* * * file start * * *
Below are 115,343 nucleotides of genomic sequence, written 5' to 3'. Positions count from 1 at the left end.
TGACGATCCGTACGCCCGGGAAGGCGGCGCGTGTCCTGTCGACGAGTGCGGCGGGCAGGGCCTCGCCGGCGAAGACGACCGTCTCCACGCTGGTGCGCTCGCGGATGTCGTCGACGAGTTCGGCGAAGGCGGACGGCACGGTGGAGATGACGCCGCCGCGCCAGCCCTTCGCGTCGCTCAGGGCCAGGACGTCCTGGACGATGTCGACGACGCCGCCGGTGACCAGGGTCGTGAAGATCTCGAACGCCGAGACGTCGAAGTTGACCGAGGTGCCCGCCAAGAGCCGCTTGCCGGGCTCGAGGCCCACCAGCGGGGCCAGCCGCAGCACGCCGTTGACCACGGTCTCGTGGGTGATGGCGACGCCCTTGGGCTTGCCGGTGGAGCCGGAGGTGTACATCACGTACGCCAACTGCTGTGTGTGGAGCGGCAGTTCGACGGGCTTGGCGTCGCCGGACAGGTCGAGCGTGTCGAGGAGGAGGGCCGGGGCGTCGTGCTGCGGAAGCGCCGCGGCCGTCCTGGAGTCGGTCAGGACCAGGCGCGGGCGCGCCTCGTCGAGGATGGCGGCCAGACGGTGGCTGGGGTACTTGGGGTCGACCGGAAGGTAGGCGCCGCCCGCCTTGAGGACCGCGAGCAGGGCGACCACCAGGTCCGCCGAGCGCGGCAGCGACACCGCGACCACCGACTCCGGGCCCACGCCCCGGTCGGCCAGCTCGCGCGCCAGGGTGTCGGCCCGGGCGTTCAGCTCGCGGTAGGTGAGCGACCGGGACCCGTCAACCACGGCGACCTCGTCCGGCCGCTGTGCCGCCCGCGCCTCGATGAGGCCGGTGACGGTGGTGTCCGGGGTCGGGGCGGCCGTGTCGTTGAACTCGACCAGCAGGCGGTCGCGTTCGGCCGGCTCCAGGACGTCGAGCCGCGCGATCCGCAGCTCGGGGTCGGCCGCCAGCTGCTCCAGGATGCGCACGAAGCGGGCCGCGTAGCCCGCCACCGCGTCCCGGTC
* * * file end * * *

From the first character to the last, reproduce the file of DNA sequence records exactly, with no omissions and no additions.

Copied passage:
Below are 115,343 nucleotides of genomic sequence, written 5' to 3'. Positions count from 1 at the left end.
TGACGATCCGTACGCCCGGGAAGGCGGCGCGTGTCCTGTCGACGAGTGCGGCGGGCAGGGCCTCGCCGGCGAAGACGACCGTCTCCACGCTGGTGCGCTCGCGGATGTCGTCGACGAGTTCGGCGAAGGCGGACGGCACGGTGGAGATGACGCCGCCGCGCCAGCCCTTCGCGTCGCTCAGGGCCAGGACGTCCTGGACGATGTCGACGACGCCGCCGGTGACCAGGGTCGTGAAGATCTCGAACGCCGAGACGTCGAAGTTGACCGAGGTGCCCGCCAAGAGCCGCTTGCCGGGCTCGAGGCCCACCAGCGGGGCCAGCCGCAGCACGCCGTTGACCACGGTCTCGTGGGTGATGGCGACGCCCTTGGGCTTGCCGGTGGAGCCGGAGGTGTACATCACGTACGCCAACTGCTGTGTGTGGAGCGGCAGTTCGACGGGCTTGGCGTCGCCGGACAGGTCGAGCGTGTCGAGGAGGAGGGCCGGGGCGTCGTGCTGCGGAAGCGCCGCGGCCGTCCTGGAGTCGGTCAGGACCAGGCGCGGGCGCGCCTCGTCGAGGATGGCGGCCAGACGGTGGCTGGGGTACTTGGGGTCGACCGGAAGGTAGGCGCCGCCCGCCTTGAGGACCGCGAGCAGGGCGACCACCAGGTCCGCCGAGCGCGGCAGCGACACCGCGACCACCGACTCCGGGCCCACGCCCCGGTCGGCCAGCTCGCGCGCCAGGGTGTCGGCCCGGGCGTTCAGCTCGCGGTAGGTGAGCGACCGGGACCCGTCAACCACGGCGACCTCGTCCGGCCGCTGTGCCGCCCGCGCCTCGATGAGGCCGGTGACGGTGGTGTCCGGGGTCGGGGCGGCCGTGTCGTTGAACTCGACCAGCAGGCGGTCGCGTTCGGCCGGCTCCAGGACGTCGAGCCGCGCGATCCGCAGCTCGGGGTCGGCCGCCAGCTGCTCCAGGATGCGCACGAAGCGGGCCGCGTAGCCCGCCACCGCGTCCCGGTC